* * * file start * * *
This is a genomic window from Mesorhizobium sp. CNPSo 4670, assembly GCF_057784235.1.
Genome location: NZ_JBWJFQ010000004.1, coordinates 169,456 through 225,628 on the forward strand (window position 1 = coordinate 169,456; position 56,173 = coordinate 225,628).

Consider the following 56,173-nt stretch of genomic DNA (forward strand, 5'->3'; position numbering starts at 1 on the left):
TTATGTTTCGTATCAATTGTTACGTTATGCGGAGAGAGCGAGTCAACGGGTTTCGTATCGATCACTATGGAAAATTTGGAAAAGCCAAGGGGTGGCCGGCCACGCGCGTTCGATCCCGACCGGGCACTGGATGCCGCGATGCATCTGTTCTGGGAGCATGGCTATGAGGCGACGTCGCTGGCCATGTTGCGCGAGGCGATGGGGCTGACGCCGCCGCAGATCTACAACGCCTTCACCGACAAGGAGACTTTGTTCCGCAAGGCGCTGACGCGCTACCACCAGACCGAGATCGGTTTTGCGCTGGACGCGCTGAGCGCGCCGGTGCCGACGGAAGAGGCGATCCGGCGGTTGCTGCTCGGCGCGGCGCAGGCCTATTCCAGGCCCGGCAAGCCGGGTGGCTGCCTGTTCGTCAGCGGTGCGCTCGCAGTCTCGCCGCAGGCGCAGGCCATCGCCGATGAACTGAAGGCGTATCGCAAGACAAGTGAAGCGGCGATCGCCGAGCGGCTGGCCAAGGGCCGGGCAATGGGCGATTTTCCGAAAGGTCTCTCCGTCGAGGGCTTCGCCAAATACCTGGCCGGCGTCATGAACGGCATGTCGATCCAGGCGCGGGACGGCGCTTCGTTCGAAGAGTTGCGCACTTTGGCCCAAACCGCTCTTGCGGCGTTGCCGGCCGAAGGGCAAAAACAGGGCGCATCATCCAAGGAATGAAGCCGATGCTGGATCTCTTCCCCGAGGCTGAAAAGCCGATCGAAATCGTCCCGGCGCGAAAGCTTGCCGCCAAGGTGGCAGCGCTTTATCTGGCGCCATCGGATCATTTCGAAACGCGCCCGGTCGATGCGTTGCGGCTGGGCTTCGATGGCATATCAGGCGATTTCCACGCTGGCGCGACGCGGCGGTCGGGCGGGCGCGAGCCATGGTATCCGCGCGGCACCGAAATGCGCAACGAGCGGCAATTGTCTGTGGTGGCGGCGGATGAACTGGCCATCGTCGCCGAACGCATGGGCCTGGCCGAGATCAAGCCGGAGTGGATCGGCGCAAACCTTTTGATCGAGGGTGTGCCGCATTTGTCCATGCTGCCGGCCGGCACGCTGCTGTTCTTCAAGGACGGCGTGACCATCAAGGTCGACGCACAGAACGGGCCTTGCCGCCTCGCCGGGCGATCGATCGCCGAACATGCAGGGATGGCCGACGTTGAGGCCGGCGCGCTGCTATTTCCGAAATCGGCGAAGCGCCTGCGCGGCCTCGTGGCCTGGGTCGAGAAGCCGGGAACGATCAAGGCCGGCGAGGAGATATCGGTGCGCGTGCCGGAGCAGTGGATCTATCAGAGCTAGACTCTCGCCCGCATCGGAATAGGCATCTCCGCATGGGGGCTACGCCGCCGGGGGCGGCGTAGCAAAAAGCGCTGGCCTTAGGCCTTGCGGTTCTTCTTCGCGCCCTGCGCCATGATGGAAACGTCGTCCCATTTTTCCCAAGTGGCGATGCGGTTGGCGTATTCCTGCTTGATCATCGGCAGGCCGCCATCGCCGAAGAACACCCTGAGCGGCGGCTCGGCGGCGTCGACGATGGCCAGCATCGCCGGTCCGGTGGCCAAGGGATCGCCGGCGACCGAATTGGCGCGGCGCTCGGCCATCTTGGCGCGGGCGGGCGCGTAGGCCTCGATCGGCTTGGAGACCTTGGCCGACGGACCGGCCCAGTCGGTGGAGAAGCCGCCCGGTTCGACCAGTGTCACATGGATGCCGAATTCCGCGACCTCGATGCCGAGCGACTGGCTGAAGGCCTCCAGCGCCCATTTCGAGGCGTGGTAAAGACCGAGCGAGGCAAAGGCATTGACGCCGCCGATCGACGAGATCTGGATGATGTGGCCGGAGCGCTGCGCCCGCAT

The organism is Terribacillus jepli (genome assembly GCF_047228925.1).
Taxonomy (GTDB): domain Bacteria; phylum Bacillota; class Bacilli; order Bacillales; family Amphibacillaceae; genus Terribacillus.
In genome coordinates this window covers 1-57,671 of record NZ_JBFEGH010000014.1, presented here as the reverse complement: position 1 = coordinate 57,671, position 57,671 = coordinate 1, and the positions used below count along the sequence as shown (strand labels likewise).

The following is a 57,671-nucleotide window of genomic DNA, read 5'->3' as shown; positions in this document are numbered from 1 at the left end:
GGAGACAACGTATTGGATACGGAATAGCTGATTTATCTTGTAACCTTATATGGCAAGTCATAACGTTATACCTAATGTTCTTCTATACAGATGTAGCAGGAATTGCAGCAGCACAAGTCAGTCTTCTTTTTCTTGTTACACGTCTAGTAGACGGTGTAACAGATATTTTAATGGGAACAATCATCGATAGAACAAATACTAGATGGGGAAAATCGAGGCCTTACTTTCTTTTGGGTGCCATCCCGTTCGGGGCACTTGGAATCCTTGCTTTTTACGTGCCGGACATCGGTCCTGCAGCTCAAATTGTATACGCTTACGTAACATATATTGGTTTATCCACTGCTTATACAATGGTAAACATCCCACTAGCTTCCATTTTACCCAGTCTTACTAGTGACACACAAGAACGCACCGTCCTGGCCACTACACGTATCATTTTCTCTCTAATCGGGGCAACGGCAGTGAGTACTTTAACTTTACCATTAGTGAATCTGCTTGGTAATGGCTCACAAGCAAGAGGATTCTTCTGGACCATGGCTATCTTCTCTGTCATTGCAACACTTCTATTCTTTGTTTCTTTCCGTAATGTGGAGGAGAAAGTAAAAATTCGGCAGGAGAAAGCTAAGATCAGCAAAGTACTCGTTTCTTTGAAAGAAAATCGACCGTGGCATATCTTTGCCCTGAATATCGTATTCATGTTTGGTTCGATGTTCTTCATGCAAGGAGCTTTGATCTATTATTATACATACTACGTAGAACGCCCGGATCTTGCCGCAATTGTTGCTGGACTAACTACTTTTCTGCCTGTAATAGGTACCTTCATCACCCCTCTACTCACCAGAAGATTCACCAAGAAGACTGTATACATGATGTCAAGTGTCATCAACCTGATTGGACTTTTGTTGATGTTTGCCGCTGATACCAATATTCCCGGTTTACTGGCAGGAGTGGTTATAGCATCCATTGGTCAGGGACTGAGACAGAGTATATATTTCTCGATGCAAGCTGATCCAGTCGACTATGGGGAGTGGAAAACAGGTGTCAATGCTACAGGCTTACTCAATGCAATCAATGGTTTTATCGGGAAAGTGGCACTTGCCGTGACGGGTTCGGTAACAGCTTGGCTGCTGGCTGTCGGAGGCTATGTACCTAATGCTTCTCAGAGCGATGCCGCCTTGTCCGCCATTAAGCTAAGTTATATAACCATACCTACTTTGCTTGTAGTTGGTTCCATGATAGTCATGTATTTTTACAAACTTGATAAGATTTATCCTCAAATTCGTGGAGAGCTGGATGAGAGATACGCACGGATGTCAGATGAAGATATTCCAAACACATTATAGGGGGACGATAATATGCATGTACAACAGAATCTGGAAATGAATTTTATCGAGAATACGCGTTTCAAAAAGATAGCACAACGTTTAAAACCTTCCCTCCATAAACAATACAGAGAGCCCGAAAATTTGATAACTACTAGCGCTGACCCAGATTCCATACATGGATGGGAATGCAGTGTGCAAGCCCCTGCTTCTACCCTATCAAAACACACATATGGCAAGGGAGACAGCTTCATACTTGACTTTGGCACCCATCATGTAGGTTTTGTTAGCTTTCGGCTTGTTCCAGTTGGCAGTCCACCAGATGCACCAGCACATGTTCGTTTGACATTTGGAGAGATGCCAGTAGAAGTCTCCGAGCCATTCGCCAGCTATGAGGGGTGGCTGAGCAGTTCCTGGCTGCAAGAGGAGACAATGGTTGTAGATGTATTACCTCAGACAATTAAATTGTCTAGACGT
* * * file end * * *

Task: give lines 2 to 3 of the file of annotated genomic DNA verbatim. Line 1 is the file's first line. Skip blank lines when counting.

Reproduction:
Genome location: NZ_JBWJFQ010000004.1, coordinates 169,456 through 225,628 on the forward strand (window position 1 = coordinate 169,456; position 56,173 = coordinate 225,628).

Consider the following 56,173-nt stretch of genomic DNA (forward strand, 5'->3'; position numbering starts at 1 on the left):